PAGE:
You may have heard of pleasure flights to nowhere and old aircraft being converted into hotels, but what about an Airbus A380 being turned into a restaurant?
Singapore Airlines has struck upon the idea, which is sure to provide a feast of entertainment for aviation enthusiasts.
The airline will open one of its superjumbos for two days – on October 24 and 25 – at Changi Airport for what it calls a "memorable dining experience".
It said diners will be able to choose their cabin class before savouring "signature international dishes" or the "best dishes from our Peranakan menu, designed by acclaimed Singaporean chef Shermay Lee".
The cost of the meals is yet to be confirmed, though there are six different packages. For instance, the all-inclusive first-class option includes premium vintage drinks, a first-class meal for two, a 22-piece tableware set with Wedgwood dining ware and Lalique crystalware, and Lalique amenities for two, including sleeper suits.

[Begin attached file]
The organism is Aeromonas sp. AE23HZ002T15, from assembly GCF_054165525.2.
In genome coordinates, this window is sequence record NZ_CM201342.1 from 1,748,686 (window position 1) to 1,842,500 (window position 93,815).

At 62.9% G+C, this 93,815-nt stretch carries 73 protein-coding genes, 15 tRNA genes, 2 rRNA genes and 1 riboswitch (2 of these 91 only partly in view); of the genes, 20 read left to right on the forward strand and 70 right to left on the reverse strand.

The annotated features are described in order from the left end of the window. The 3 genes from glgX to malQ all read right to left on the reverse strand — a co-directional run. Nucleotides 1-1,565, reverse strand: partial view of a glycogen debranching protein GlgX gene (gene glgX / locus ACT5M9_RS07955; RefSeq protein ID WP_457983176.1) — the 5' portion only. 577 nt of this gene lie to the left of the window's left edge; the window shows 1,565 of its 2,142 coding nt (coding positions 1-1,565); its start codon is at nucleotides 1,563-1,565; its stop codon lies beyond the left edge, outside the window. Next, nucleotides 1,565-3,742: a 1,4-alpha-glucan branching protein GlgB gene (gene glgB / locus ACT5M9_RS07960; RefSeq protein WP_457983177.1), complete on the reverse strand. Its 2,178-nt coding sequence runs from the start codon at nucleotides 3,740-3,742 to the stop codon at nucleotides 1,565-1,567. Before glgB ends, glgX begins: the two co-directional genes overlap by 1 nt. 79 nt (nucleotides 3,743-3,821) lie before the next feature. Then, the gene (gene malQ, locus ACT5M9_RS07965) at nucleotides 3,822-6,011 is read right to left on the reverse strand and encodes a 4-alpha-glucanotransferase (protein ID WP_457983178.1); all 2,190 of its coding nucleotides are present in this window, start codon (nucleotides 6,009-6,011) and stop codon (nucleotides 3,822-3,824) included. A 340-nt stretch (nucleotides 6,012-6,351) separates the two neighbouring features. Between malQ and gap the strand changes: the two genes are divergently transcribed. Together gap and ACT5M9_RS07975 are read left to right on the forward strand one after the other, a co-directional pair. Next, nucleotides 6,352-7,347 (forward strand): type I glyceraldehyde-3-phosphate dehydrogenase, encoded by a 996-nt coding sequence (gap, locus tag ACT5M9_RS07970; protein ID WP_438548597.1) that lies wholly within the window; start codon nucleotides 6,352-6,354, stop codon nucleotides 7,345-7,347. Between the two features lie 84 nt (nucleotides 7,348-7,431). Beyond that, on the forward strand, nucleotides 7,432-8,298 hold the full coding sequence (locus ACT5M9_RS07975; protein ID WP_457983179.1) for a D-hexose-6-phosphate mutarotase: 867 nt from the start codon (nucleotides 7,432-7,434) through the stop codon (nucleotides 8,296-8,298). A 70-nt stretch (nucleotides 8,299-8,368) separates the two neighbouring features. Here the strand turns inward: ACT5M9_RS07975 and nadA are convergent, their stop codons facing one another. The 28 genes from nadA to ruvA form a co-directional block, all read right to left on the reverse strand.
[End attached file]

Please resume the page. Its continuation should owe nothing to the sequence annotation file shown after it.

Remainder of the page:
To work up an appetite, diners can also sign up to a tour of the "restaurant", with a behind-the-scenes look at areas that are usually private when the plane is being used for transport.
And, if the conversation runs dry, visitors can tune in to the in-flight entertainment and sit back and relax with a film.
The airline said that as part of its heritage showcase of cabin crew uniforms through the years, guests can receive a special gift by dressing up in their own traditional heritage wear, such as a sarong kebaya, cheongsam, saree, batik shirt or even kilt.
The carrier is also offering a service whereby a private chef will deliver, reheat, plate and serve customers in their homes.
A380 is on its way out
The last A380 fuselage was pictured rolling off the assembly line last week at Airbus's manufacturing station in France.
Having built the A380 at the plant in Toulouse for 15 years, production is coming to a halt with the final jet headed for Emirates.
Airbus announced the end of the line for the A380 last year, saying it would stop production by 2021, although the coronavirus pandemic has brought the end forward slightly as airlines around the world grapple with a lack of demand.